As an Electronic Resources Librarian, I get to see all sorts of technical issues due to our various resources. Federated search engines and OpenURL link resolvers offer up a lot of interesting cases. But sometimes, it’s not their fault. Everything is actually working as intended, and yet the system still fails to deliver a full text article to our users.
An interesting case in point recently crossed my computer. The user had searched our federated search engine and found an article called “Music: Hip-Hop Nation” in Time magazine. The federated search engine identified that we should have full text access and provided a link. But when the user followed the link, it led to an error page.
So what happened?
Thinking that perhaps there was just an error in the link, I manually checked the source where the full text was supposed to be found. And there was indeed an entry for the article. Except, the title was “Hip-Hop Nation. (cover story).” The link resolver was trying to pass through the wrong title! But why?
That gets to the nature of how a federated search works. In order to find an article, it needs metadata about the article that tells it that it exists and where to find it. However, the companies that provide the full text don’t always share their metadata with the companies that make the federated search engines. They may be competitors, they may want money, they may want metadata in return; whatever the reason, they may not want to share their metadata.
Federated search engines get around this by, where possible, getting the metadata about an article from some third party that is more amenable to working with them. But, as in this case, just because two different places have created metadata for an article doesn’t mean they both did it in an identical way. Which leads to a metadata mismatch; the federated search engine knows about the article, and the full text source knows about the article, but they don’t agree on the details, and we end up with a frustrated user.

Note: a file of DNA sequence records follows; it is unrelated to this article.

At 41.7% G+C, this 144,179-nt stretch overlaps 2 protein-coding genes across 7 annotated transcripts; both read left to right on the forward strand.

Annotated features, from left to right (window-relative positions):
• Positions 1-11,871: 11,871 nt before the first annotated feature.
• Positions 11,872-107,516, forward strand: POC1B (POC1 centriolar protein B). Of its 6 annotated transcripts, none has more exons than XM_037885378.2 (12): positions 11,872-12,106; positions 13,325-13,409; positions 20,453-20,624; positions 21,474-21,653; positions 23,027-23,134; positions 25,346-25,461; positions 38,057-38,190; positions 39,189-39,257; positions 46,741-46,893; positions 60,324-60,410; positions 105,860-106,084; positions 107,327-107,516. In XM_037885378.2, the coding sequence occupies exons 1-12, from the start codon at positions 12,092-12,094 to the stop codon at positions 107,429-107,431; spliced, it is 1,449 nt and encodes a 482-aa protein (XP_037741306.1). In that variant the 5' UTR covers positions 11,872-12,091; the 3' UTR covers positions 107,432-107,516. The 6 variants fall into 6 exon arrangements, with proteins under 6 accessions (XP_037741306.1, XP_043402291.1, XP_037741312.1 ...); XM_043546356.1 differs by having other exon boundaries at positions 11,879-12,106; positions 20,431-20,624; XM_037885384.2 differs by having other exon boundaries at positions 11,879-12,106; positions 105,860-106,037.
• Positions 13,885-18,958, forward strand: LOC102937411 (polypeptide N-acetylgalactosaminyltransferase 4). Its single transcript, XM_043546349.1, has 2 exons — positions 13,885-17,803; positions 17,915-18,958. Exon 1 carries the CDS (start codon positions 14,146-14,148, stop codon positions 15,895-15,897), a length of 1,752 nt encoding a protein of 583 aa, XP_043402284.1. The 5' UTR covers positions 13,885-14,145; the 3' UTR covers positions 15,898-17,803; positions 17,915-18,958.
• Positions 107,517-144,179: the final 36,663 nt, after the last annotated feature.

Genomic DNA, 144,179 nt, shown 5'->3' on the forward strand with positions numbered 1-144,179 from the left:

But in this case, that’s not the end of the story; there was yet another reason why the user couldn’t get the full text of the article; it didn’t actually exist in the full text source!
So why did the link resolver think that the full text of the article would be there?
In this case, the full text source was what’s known as an aggregator database; a resource, different from the original publisher, that aggregates content from thousands of different sources. The link resolver knows that full text exists by checking the year, volume, and issue of an article against an internal database of coverage dates for the magazine or journal where the article was published.
The problem arises, particularly with newspapers and magazines, when the original publisher may not have secured the rights to sell a particular article to the aggregator. This can mean that almost all of the content in a particular magazine issue may be available as full text, but one or two articles may be missing.
And that is likely what happened here.
Despite the federated search engine correctly identifying that the article existed, and the link resolver identifying the correct full text source, in the end, the user left empty-handed.
Of course, that’s not the end of the story, because libraries have other tools, and in this case the user was able to request the article through our document delivery/inter-library loan service, providing a (slightly delayed) happy ending.